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I have a program that re-draws a Tkinter canvas by destroying it and then drawing it again. However, every time that it draws the box, it moves a few pixels over to the right of the screen. For example, if the first box is drawn flush to the left side of the screen, ten or so draws later, it is now flush to the right side of the screen. What is causing this and how can I stop it?

Please note that I am running this all on a Mac, and I have had trouble with things that should work in Tkinter that don't, so if you know that's the issue, please tell me. Thanks for any help and if you need any additional info feel free to ask for it!

After following Bryan Oakley's recommendation, I no longer have the frame being destroyed, only the rectangles. However, now I have the issue that the frame is drawn and remains empty forever... I don't see why.

Code: I changed a bit to fit Bryan Oakley's recommendation. Now I get the error TclError: invalid command name ".4332933704" at w.create_rectangle(x, y, z, a, fill="white")

def printBoard(time,board):
    global w
    global root
    for i in range(len(board)-3,-1,-1):
        for j in range(len(board[i])):
            if len(board[i][j])==0:    
                w.create_rectangle(x, y, z, a, fill="white")
                w.create_rectangle(x, y, z, a, fill='black')

def tech():
    global w

def output(board,difficulty):
    global root
    global w
    w = Canvas(root, width=500, height=750)
    global playing
    while playing:
share|improve this question
There is no way we can say what bug is causing this behavior unless you show us your code. The Tkinter canvas is rock solid, so the problem almost certainly lies in your code. –  Bryan Oakley Mar 12 '12 at 1:26
I added the code. –  ChaosPhoenix7 Mar 12 '12 at 1:40
@ChaosPhoenix7 I think The error you describe now may occur if the Canvas w does not exist. This would occur if your program ever calls printBoard prior to output. (You could check this by adding print statements.) –  gary Mar 12 '12 at 2:25
@ChaosPhoenix7 I'm also confused by the code after mainloop(). You won't get to this until after the tkinter window is closed. Was it a mistake pasting the code? –  gary Mar 12 '12 at 2:32
@garycomtois I moved the mainloop(). I don't know why I put it where I did. My program initializes the frame and makes it successfully to the create_rectangle, but fails to actually create the rectangle. I'm getting the error I posted above. And printBoard is not called before output. –  ChaosPhoenix7 Mar 12 '12 at 2:41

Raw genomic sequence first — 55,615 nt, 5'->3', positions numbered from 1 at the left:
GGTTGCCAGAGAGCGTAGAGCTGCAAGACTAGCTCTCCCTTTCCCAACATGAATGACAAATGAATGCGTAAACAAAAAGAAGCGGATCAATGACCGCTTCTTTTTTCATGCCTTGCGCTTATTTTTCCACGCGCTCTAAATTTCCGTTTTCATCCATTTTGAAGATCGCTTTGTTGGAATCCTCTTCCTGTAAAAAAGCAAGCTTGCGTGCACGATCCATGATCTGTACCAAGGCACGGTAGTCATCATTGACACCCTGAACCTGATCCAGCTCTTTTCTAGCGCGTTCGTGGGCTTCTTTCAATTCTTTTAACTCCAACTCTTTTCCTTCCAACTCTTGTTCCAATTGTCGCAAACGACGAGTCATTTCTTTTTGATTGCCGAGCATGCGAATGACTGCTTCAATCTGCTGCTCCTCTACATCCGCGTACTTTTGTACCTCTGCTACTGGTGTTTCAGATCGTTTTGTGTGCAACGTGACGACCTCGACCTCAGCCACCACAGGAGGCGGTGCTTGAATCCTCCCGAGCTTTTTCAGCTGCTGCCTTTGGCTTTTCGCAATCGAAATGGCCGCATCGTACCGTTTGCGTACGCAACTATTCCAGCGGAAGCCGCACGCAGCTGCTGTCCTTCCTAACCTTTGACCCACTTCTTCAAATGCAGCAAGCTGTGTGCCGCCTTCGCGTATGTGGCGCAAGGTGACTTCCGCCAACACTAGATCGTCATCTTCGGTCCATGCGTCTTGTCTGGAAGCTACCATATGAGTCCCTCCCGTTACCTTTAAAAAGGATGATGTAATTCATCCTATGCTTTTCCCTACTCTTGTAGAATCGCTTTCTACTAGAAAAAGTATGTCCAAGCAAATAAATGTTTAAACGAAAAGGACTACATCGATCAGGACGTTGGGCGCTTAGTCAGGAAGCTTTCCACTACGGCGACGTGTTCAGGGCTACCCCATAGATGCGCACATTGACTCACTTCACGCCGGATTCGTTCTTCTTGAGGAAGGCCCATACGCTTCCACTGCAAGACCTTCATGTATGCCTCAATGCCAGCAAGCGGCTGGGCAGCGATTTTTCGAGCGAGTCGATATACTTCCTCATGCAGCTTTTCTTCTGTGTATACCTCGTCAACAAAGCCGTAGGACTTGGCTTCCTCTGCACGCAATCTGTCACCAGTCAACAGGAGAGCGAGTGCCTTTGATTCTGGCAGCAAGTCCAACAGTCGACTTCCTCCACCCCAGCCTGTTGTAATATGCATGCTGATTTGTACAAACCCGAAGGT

2 Answers 2

I'm writing this answer after a set of edits to your original code. The only way to fix your code is to completely rewrite it, and that's not what this forum is for.

I suggest you stop working on your program and work through a couple tutorials on Tkinter (tkdocs and pythonware are good places to start). You have a fundamental misunderstanding of event driven programming. For example, you have code after you call mainloop, but calling mainloop needs to be the last logical line of code in your program. It is the fact you are trying to create widgets after mainloop exits that is causing the latest error (TclError: invalid command name ".4332933704")

Second, you have an infinite loop in your program. Event driven programs already have an infinite loop in the form of the event loop. That is what mainloop is. Having your own infinite loop is simply the wrong way to do things. Your program needs to be based on events, not a hard-coded infinite loop.

If you want to trigger a redraw every N milliseconds you can use the after tkinter method to schedule a function to be called in the future. If that function does the same thing (ie: calling itself sometime in the future) you've built-in a simple animation loop. For example:

class MyApp(...):
    def __init__(...):
        # call it the first time; it will then call 
        # itself several times a second

    def redraw(self, *args):
        <redraw everything>
        self.after(42, self.redraw)
share|improve this answer

Your first problem is that you are reinitializing ne whole GUI on each iteration. Tkinter wan't designed to work that way. Doing so will Will yield unpredictable results. You should create exactly one instance of Tk! and call mainloop exactly once.

The fact the "box" is moving over each time is probably related to that, if by "box" you mean the window. Some windw manager do tnis each time a window is created if you don't specify a location.

Also, it's very unusual to delete and recreate widget -- at tbe very least it's slow and inefficient. There are canvas commands to move objects, or if you really need to you can delete and recreate canvas items.

share|improve this answer
I changed my code to follow your suggestion. –  ChaosPhoenix7 Mar 12 '12 at 2:10

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